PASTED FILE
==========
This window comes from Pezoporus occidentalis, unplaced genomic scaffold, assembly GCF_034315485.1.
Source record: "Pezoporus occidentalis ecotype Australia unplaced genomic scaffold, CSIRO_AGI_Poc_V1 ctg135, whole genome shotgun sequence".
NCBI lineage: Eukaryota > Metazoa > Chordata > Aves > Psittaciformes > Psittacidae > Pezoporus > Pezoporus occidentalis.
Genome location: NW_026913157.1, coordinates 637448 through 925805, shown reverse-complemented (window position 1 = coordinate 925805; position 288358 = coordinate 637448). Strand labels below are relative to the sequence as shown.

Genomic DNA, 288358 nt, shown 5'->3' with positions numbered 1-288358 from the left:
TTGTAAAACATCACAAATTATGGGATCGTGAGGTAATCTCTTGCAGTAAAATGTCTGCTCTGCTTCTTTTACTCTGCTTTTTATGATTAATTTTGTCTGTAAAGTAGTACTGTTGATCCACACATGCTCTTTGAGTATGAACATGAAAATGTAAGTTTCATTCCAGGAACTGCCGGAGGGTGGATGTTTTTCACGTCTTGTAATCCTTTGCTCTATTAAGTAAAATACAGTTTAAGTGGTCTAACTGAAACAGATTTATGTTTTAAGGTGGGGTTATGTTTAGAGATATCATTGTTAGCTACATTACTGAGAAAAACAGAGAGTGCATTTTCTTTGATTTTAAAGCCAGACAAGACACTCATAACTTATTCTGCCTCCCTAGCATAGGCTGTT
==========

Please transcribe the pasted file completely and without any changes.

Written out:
This window comes from Pezoporus occidentalis, unplaced genomic scaffold, assembly GCF_034315485.1.
Source record: "Pezoporus occidentalis ecotype Australia unplaced genomic scaffold, CSIRO_AGI_Poc_V1 ctg135, whole genome shotgun sequence".
NCBI lineage: Eukaryota > Metazoa > Chordata > Aves > Psittaciformes > Psittacidae > Pezoporus > Pezoporus occidentalis.
Genome location: NW_026913157.1, coordinates 637448 through 925805, shown reverse-complemented (window position 1 = coordinate 925805; position 288358 = coordinate 637448). Strand labels below are relative to the sequence as shown.

Genomic DNA, 288358 nt, shown 5'->3' with positions numbered 1-288358 from the left:
TTGTAAAACATCACAAATTATGGGATCGTGAGGTAATCTCTTGCAGTAAAATGTCTGCTCTGCTTCTTTTACTCTGCTTTTTATGATTAATTTTGTCTGTAAAGTAGTACTGTTGATCCACACATGCTCTTTGAGTATGAACATGAAAATGTAAGTTTCATTCCAGGAACTGCCGGAGGGTGGATGTTTTTCACGTCTTGTAATCCTTTGCTCTATTAAGTAAAATACAGTTTAAGTGGTCTAACTGAAACAGATTTATGTTTTAAGGTGGGGTTATGTTTAGAGATATCATTGTTAGCTACATTACTGAGAAAAACAGAGAGTGCATTTTCTTTGATTTTAAAGCCAGACAAGACACTCATAACTTATTCTGCCTCCCTAGCATAGGCTGTT